Sadr City (مدينة الصدر)
Sadr City, a sprawling slum in northeastern Baghdad, is home to over 2 million Iraqis and has the largest Shi’a population in Baghdad. Sadr City was built in 1959 and unofficially named for Ayatollah Mohammad Sadeq al-Sadr, the highly-revered Shi’a cleric who was assassinated by the Saddam Hussein’s regime in 1999. Sadr City presents one of the biggest security challenges for U.S. forces in Baghdad. The area is heavily controlled by the Jaysh al-Mahdi, the militia loyal to the radical Shi’a cleric Muqtada al-Sadr. The residents of Sadr City rely entirely on the Jaysh al-Mahdi and the Office of the Martyr Sadr, the political wing of the Sadrist trend, for security and essential services.
In early April 2004, Jaysh al-Mahdi fighters ambushed a U.S. patrol in Sadr City, sparking a large gunfight. The conflict between the Jaysh al-Mahdi and U.S. forces lasted several months, until a ceasefire was enacted on June 25, 2004. Under the ceasefire, Coalition Forces agreed to cease all offensive operations in Sadr City, in return for the disbanding of the Jaysh al-Mahdi. Despite the ceasefire, violence by the Jaysh al-Mahdi continued, particularly in 2006, as members of the militia conducted a campaign of forced displacements and extra-judicial killings in many districts of Baghdad. Spectacular car bomb attacks in Sadr City by al-Qaeda in Iraq and the Sunni insurgency only fueled further violent reprisals by the Jaysh al-Mahdi.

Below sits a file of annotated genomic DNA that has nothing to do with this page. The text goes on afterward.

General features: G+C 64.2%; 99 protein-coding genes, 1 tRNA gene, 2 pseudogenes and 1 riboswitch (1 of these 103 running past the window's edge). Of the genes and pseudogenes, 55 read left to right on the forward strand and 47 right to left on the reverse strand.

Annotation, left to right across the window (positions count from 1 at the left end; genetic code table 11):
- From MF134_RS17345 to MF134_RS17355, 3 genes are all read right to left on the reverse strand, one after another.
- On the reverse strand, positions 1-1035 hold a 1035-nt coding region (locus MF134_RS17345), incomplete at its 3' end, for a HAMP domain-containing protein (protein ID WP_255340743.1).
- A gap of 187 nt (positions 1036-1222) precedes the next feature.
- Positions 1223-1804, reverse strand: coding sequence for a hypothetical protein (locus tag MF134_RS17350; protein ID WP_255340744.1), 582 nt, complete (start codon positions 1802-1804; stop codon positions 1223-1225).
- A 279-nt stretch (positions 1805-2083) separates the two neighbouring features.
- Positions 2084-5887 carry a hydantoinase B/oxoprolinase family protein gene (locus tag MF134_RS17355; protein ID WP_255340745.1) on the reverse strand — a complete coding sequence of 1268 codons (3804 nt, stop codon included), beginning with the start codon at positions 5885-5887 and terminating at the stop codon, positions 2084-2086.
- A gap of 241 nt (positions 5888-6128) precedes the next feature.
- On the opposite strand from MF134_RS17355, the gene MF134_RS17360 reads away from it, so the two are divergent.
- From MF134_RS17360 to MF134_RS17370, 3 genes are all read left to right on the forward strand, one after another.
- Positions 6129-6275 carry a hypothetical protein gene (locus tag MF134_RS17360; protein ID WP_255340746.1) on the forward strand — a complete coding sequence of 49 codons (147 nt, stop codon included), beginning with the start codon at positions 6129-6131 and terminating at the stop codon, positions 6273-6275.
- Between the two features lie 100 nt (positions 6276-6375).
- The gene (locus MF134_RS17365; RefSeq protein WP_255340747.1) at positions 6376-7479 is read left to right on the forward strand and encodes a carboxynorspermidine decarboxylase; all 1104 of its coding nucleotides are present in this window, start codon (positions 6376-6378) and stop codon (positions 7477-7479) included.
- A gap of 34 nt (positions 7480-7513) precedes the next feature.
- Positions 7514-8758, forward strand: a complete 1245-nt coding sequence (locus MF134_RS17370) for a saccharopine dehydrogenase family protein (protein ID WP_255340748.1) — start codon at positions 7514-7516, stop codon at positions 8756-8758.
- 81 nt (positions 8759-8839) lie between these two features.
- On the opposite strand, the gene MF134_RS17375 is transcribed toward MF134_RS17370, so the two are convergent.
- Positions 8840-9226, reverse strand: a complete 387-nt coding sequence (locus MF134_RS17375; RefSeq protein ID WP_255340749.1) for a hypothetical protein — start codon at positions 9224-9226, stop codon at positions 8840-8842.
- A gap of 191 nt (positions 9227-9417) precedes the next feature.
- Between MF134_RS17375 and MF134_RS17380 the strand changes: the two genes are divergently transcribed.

It was not until Operation Fardh al-Qanoon began in February 2007, that U.S. forces were permitted to conduct targeted raids against criminal and extremist elements in Sadr City. Since that time, Coalition forces have captured or detained numerous Jaysh al-Mahdi extremists and Iranian-backed Special Groups members. These efforts have helped to reduce levels of violence throughout Baghdad; however, the Jaysh al-Mahdi, Special Groups, and other Shi’a criminal elements that remain active in Sadr City present a serious threat to security and stability in Baghdad.
Since March 2008, Coalition and Iraqi Security Forces have pushed into Sadr City, setting up permanent positions in the district. While U.S. forces have limited their positions to the southern third of Sadr City, Iraqi forces launched Operation Peace on May 20, 2008, to clear the northern section of the district. In addition to these security operations, Iraqi and Coalition Forces also launched a reconstruction and humanitarian campaign in Sadr City. In the southern part of the district, Coalition Forces have created a Neighborhood Guard (a security volunteer program modeled on Sons of Iraq groups) to employ residents to safeguard their neighborhood.
Since mid-2008, the security situation in Sadr City has remained stable. JAM and Special Groups elements remain in Sadr City; however, Iraqi and Coalition forces continue to target their networks.